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He was quite a “looker” too.

For further reading, here is an interesting article, giving a glimpse into the man and his thoughts: https://www.newyorker.com/magazine/2008/07/07/the-back-of-the-world

Our personal education should never end…

Thoughts on Labor – 1854

“The aim of the laborer should be, not to get his living, to get “a good job,” but to perform well a certain work; and, even in a pecuniary sense, it would be economy for a town to pay its laborers so well that they would not feel that they were working for low ends, as for a livelihood merely, but for scientific, or even moral ends. Do not hire a man who does your work for money, but him who does it for love of it.”

Henry David Thoreau, Life Without Principle 1854

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It is far easier to excel when you find something you can love to do.  The one who does what he loves will do a far better job than the one who is just putting in the time for money.

Wilderness Time – Wise Words from John Muir

Photo from The Daily Beast.

“Thousands of tired, nerve-shaken, over-civilized people are beginning to find out that going to the mountains is going home; that wildness is a necessity; and that mountain parks and reservations are useful not only as fountains of timber and irrigating rivers, but as fountains of life. Awakening from the stupefying effects of the vice of over-industry and the deadly apathy of luxury, they are trying as best they can to mix and enrich their own little ongoings with those of Nature, and to get rid of rust and disease.”John Muir (1838-1914)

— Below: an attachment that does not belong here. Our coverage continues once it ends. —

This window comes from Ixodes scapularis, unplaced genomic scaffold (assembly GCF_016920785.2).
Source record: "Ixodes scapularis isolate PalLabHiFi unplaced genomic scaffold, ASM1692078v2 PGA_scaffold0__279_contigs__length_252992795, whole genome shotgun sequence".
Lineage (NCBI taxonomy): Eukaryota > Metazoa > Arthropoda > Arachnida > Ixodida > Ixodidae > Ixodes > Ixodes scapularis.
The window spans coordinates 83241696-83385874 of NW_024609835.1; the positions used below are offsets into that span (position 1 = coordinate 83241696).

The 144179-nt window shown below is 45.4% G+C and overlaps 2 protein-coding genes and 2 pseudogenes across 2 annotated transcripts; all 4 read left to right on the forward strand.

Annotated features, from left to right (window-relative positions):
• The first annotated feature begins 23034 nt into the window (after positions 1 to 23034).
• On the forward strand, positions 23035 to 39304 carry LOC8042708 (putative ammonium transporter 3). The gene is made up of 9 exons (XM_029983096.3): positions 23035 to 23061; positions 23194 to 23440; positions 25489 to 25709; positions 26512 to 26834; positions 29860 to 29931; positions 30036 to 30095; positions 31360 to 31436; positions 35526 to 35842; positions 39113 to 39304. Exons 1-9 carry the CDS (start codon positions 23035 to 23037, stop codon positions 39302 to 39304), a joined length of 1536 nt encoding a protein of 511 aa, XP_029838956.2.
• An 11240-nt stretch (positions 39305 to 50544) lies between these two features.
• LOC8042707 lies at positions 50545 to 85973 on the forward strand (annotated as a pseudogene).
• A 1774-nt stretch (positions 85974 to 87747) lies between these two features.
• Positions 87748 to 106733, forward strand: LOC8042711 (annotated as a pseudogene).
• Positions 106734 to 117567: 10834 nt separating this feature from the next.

The serenity of the forest. Photo from The Outdoor Project. Click the image for more information.

These thoughts are over 100 years old when the human population of the world was about 1/4 of what it is today…  We need to take heed of these thoughts more than ever.

John Muir

Dream On and March to the Beat of Your Own Drummer

Don_Quixote_16“If a man does not keep pace with his companions, perhaps it is because he hears a different drummer. Let him step to the music which he hears, however measured or far away.”

Henry David Thoreau, Walden.

donquixotereading

Take some advice from an unlikely hero, Don Quixote. 

Do your own thing… Have an adventure, go live in a cabin,

just follow your dreams…

Real Comforts

“Most of the luxuries and many of the so-called comforts of life are not only not indispensable, but positive hindrances to the elevation of mankind.”

Henry David Thoreau, Walden.

kentgriswold's-tinyhouseblog-cabin-at-loch-voil-in-the-scottish-highlands-a-simply-beautiful-idyllic-place-to-be-photo-by-alex-von-der-assen-theflyingtortoise

Photo by Alex von der Assen as featured on Kent Griswold’s Tiny House Blog.

Heavy words when you think about them.